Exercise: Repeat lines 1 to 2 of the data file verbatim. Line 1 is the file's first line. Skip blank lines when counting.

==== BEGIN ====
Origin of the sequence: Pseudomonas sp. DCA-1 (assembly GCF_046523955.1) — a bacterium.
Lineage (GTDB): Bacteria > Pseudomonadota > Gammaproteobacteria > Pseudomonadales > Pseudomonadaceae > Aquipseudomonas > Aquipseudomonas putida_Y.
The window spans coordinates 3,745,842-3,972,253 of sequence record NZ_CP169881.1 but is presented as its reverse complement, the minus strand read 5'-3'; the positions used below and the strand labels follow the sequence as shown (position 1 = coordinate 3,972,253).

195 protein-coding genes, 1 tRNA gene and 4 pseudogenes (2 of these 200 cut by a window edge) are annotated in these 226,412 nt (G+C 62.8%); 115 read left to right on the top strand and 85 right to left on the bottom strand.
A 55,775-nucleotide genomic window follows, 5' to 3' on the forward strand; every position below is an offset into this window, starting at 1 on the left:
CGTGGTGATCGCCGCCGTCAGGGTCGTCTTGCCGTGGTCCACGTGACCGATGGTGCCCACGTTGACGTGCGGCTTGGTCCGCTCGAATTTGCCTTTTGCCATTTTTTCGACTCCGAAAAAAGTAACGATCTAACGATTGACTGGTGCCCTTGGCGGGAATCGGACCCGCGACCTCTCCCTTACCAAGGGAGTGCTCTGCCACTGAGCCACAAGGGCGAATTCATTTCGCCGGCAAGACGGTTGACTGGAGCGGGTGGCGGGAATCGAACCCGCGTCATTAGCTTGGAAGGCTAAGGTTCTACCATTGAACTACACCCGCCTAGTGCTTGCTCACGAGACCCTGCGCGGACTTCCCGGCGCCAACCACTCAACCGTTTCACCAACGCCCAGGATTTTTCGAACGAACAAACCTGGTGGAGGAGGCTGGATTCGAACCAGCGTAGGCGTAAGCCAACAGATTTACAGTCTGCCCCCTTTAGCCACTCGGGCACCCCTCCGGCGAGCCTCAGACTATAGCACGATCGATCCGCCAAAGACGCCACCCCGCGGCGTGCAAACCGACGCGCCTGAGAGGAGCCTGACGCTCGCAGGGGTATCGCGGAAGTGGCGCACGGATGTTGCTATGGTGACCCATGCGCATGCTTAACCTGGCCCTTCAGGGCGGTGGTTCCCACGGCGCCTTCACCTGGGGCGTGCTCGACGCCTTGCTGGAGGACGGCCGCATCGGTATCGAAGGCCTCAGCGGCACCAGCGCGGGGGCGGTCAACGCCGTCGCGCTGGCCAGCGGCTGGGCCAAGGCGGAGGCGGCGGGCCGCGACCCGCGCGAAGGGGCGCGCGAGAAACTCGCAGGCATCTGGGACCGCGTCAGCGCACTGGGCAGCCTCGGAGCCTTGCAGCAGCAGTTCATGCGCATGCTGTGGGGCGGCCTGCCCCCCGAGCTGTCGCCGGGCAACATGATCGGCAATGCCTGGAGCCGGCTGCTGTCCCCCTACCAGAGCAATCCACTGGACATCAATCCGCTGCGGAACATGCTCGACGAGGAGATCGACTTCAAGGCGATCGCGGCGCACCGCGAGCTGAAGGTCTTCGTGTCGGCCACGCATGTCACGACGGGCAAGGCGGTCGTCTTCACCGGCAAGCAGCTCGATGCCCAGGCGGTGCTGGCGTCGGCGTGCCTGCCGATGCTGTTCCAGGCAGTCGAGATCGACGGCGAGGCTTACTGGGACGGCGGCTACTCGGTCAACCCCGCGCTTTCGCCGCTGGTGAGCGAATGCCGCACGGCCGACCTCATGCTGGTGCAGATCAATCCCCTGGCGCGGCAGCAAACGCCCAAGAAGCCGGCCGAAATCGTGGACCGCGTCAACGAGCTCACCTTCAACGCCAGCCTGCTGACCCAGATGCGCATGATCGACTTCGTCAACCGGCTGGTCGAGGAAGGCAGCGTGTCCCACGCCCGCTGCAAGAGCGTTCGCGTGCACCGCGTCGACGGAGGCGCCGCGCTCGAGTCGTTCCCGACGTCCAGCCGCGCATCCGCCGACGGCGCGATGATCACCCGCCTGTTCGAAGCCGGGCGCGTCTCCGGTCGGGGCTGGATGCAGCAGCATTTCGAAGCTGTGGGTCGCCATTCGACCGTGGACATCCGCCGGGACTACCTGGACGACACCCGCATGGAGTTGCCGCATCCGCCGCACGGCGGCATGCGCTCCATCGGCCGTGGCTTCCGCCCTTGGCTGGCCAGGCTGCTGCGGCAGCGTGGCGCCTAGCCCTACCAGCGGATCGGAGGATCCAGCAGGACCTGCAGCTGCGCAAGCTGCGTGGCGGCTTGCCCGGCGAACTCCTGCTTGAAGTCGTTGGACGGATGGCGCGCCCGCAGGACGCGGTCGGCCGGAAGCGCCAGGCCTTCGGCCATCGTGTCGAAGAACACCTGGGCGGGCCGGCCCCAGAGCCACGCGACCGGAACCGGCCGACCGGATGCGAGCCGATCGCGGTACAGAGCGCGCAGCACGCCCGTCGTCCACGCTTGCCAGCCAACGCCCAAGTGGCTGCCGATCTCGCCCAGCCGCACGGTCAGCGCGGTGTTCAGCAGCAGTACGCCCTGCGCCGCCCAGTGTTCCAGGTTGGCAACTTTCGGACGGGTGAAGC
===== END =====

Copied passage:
Origin of the sequence: Pseudomonas sp. DCA-1 (assembly GCF_046523955.1) — a bacterium.
Lineage (GTDB): Bacteria > Pseudomonadota > Gammaproteobacteria > Pseudomonadales > Pseudomonadaceae > Aquipseudomonas > Aquipseudomonas putida_Y.